February 16, 2022Reading Time: 3 minutes
Recently the National Organization of Minority Architects (NOMA) celebrated its 50th anniversary as an organization. The 12 founders of NOMA probably would not think what their impact would be years later to Black architects and architects of color entering and succeeding in the profession. All 12 founders were also AIA members and wanted to make the profession fair to all and create job opportunities to be successful.
Today, the founders have all passed on, with the last founder Jeh Johnson Sr. passing away in January 2021. Jeh Johnson’s son, Jeh Johnson Jr. went on to become the U.S. Secretary of Homeland Security from 2013 to 2017.
I got to know Jeh Johnson Sr. coming up as a young intern and I remember the impact he had on me. Jeh even ran an ARE workshop for those getting ready for the license exam.
Over the years I have encountered those in the profession who have helped me stay on the right path, negotiate the pitfalls of the profession, and offered me support when I thought the profession was railing against me due to the color of my skin. My mentors included Richard Franklin AIA NOMAC, former Assist Chief Architect of the Port Authority and Roberta Washington FAIA NOMAC. I remember seeing Roberta in Ebony magazine in an article about black female architects in the United States.
In a profession where the number of Black architects stands currently at 2,445 total, represent only 2 percent of all licensed architects in the U.S. The number of Black female architects stands at 539 but only represents 0.2% of the profession. Mentorship is very important in helping to change those percentages.
Over the years I have done my part whether it be at an AIA conference or a NOMA conference to engage young people and ask them where they are and where they want to go in the profession. Some young people I have spoken to have achieved high accolades such as Pascale Sablan FAIA NOMA and Jason Pugh AIA NOMA, a senior associate at Gensler and current president of NOMA. To those I have mentored I have watched move from internship into licensure. To a few young architects after they completed licensure I have given support as they start their own firm and make a difference by increasing the number of black firms and firms of color in the profession.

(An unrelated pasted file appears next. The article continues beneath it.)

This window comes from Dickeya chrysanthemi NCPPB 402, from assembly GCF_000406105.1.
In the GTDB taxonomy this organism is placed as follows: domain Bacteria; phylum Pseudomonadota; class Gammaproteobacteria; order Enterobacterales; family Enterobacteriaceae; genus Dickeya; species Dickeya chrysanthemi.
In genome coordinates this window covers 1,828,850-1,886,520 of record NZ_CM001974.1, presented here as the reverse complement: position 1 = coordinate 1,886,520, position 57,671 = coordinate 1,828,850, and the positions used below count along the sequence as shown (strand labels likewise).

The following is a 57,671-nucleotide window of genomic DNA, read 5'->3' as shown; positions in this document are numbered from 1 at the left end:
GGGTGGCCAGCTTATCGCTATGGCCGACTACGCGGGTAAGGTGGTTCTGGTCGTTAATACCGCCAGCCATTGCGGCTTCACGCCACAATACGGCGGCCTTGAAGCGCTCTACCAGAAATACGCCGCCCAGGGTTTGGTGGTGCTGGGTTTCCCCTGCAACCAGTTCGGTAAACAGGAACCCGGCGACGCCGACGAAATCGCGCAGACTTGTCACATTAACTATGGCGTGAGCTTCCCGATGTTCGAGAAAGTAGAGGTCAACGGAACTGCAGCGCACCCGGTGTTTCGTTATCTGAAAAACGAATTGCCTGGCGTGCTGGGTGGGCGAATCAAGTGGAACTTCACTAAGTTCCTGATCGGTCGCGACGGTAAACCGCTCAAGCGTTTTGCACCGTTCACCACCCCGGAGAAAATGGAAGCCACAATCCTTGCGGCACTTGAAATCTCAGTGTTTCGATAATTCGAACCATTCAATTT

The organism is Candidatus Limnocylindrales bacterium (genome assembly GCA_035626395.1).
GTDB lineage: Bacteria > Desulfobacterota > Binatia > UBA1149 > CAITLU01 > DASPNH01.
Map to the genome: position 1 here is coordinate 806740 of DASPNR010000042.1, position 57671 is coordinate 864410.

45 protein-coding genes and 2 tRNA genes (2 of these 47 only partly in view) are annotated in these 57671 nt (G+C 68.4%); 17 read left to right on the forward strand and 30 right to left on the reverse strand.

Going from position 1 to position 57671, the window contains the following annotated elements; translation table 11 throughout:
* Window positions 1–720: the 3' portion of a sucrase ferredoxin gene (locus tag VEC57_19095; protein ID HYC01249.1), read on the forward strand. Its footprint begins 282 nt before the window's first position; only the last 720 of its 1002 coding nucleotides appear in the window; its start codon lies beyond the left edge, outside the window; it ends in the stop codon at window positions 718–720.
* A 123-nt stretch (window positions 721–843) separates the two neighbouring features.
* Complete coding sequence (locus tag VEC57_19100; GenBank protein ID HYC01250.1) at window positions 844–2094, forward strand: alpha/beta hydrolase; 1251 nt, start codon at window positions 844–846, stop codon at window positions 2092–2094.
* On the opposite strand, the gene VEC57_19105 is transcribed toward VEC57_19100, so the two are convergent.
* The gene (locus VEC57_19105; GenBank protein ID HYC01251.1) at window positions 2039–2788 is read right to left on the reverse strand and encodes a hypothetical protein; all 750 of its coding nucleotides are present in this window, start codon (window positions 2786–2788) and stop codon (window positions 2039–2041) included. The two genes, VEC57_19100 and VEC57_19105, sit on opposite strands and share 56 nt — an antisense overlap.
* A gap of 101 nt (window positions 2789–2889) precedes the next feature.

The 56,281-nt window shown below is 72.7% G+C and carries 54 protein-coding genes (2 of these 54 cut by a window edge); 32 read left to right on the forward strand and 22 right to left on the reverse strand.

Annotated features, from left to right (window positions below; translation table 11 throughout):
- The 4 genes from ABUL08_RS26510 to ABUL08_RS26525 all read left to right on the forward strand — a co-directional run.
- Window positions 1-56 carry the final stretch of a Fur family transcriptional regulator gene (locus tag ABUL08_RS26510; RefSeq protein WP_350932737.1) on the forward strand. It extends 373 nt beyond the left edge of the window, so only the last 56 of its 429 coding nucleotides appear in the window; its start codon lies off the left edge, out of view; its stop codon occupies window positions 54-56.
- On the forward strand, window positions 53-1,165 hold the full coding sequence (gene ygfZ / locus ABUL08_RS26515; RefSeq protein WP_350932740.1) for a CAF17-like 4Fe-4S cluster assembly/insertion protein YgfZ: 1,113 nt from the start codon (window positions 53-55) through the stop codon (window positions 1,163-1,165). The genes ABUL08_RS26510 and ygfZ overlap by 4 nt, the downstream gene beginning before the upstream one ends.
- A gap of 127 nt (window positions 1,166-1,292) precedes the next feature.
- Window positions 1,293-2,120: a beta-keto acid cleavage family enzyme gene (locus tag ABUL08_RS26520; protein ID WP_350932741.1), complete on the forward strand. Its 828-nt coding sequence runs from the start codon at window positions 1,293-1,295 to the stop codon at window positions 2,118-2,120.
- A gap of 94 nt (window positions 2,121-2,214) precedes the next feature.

The founders of NOMA have all passed on but their mission lives on as the numbers of Black architects are increasing as principals in firms, owners of firms. One of the biggest starchitects out there today is Sir David Adjaye a British Ghanaian architect with worldwide accolades and awards and a Smithsonian museum- the National Museum of African American History and Culture, in his portfolio.
Newark and Suburban’s K-12 initiative headed by John Fallon AIA, a few years ago went to University High School in Newark to talk and teach about architecture. Those Black high school students for the first time we’re introduced to the world of architects and architecture. They hopefully will add to the succession and representation in the profession of architecture and hopefully bring those numbers past 2 percent.
Andrew Thompson, AIA, NOMA, LEED AP BD+C
County Architect- Passaic County New Jersey
Past President 2020- Newark and Suburban- a section of AIA New Jersey
By Stacey Ruhle Kliesch, AIA, AIA NJ Advocacy Consultant | Posted in AIA Newark and Suburban, Diversity, EquityInArchitecture | Tagged: #AfricanAmericanArchitects, #Africanamericans, #AIANewarkandSuburban, #BlackArchitectsMonth, #BlackHistoryMonth, #Mentorship, #PassaicCounty, BHM, leadership | Comments (0)
Architects are creative professionals, educated, trained, and experienced in the art and science of building design, and licensed to practice architecture. Their designs respond to client needs, wants and vision, protect public safety, provide economic value, are innovative, inspire and contribute positively to the community and the environment.